The all-conquering Yorkshire team of the Edwardian period won the title five times in ten years, the latest coming in 1908. Another title in 1912 added to this great period of Yorkshire dominance. The First World War ended one era and ushered in another. Haigh retired in 1913 breaking up the triumverate for good, but enabled some young talent to come into the team. Post-war, Yorkshire had to draw upon all of its resources to field a decent team and attempt to carry on their pre-1914 success. Herbert Sutcliffe and Maurice Leyland made their Yorkshire debuts in 1919 and 1920 respectively. Together they were to form one of the most feared batting lineups in English cricketing history so far. Emmott Robinson, a passionate fast bowler from Keighley also made his debut aged thirty-five after spending most of his career trawling around the Bradford League.
Sutcliffe was a dogged opening batsman, renowned for his knack of making runs on bad wickets. He scored 50,670 first class runs for the White Rose in a 26-year career which fitted exactly between the two world wars. He helped Yorkshire to further success in the 1920s when they scooped the title four times in a row between 1923-26 and a further hat-trick of titles between 1931-33. Sutcliffe spent much of his latter years in the game as a player nurturing another new batting talent, one which would become one of the biggest stars of the county- Sir Len Hutton.
Hutton,was introduced to his neighbour, Sutcliffe who agreed to tutor young Len in his garden. It was not long before the two of them were opening the batting together for Yorkshire and then England. Len was invited to the Yorkshire nets by his mentor in 1930 and made his county debut in 1934, becoming the youngest ever player to score a century for the White Rose aged just seventeen.
One of the biggest issues which dogged the Yorkshire team of the 1920s was the captaincy.A cricketing tradition was upheld by all counties which was that the team was always led by an amateur captain, usually from the priviliged classes, while the rest of the team would be made up of those from the working classes and paid for their efforts. Lord Hawke, who had successfully captained Yorkshire from 1883 to 1910 was a prime example of this system, which in the more pre-war conservative society was more readily accepted as the way to do things. However, the rumblings in the camp by 1927 were that the captain should be professional too, as often the amateur’s cricketing abilities were not up to the standard of an ever more competitive domestic league. Herbert Sutcliffe was approached to take on the role of which he accepted, but traditionalists on the Yorkshire committee objected on the grounds that he was a professional and that if a paid member of the squad was to be their leader it should be their longest serving player, Wilfred Rhodes. Eventually the captaincy was given to William Worsley and then Brian Sellars. For the time being the captain’s amateur status was retained.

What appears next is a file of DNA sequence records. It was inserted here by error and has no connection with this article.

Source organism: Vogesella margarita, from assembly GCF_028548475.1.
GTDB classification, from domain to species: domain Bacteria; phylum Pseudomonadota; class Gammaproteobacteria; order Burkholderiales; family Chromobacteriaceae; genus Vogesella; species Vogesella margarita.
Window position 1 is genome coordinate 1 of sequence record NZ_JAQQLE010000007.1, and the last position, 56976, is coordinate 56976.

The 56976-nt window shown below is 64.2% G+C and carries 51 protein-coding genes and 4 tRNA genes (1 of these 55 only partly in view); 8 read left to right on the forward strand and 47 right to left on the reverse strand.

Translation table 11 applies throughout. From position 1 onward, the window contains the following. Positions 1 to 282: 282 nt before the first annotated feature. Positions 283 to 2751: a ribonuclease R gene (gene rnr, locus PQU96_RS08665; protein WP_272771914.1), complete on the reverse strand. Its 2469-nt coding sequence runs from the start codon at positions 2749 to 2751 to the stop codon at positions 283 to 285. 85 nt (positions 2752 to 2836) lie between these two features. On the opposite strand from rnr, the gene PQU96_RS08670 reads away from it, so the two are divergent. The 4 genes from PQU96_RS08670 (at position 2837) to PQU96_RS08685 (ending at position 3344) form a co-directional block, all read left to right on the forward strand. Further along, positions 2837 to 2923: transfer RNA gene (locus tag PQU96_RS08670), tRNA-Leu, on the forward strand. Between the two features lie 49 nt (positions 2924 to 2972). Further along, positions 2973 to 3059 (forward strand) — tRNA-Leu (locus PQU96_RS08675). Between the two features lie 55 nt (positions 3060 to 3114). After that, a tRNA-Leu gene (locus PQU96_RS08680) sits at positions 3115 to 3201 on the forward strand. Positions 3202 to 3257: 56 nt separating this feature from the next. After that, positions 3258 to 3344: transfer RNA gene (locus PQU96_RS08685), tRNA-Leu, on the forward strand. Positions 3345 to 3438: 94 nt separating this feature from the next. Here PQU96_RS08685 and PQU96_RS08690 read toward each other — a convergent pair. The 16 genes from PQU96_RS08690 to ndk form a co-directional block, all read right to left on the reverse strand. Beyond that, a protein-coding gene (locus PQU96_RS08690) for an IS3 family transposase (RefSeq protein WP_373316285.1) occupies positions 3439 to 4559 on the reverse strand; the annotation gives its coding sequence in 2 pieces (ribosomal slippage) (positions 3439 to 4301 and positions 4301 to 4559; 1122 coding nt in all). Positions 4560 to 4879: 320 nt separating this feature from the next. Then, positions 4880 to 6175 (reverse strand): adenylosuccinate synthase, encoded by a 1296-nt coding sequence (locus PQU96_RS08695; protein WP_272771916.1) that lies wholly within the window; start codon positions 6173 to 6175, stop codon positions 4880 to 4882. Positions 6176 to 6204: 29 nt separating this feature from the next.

The veteran Wilfred Rhodes finally bowed out in his fifties to finally let the talents of Hedley Verity bear fruit. The left arm spinner of the Rhodes mould would become one of the most successful and tragic figures of the era. He had the advantage of being born on Yorkshire cricket’s doorstep, Headingley and aspired to play for the White Rose since childhood. While waiting for the Victorian, Rhodes to retire, Verity played for several local cricket clubs to gain recognition. He finally got his chance in 1931 after Rhodes finally hung up his whites. Verity is famous for twice taking all ten wickets in an innings against Warwickshire and Nottinghamshire, the latter while only conceding ten runs. Unfortunately his military service during the Second World War put an end to what had so far been a promising start to his career.
Yorkshire closed in on the outbreak of World War II with another hat-trick of league titles.Hutton, fresh from his Ashes exploits came to the fore with 2,167 runs in 1939. The inter-war period ended with a thunder storm in Yorkshire’s final Championship match at Headingley and forced the match to be abandoned. They wouldn’t return for another seven years as Yorkshire’s history would be put on hold while many associated with the club went off to fight in the Second World War. What would happen in the decades after their return to conflict on the cricket field would change the county’s cricket team forever.
Click here for Part 2
Don Mosey: “We Don’t play it for fun, A story of Yorkshire cricket”; Methuen, London (1988)
Don Mosey: “Boycott” (1985) Methuen books, London.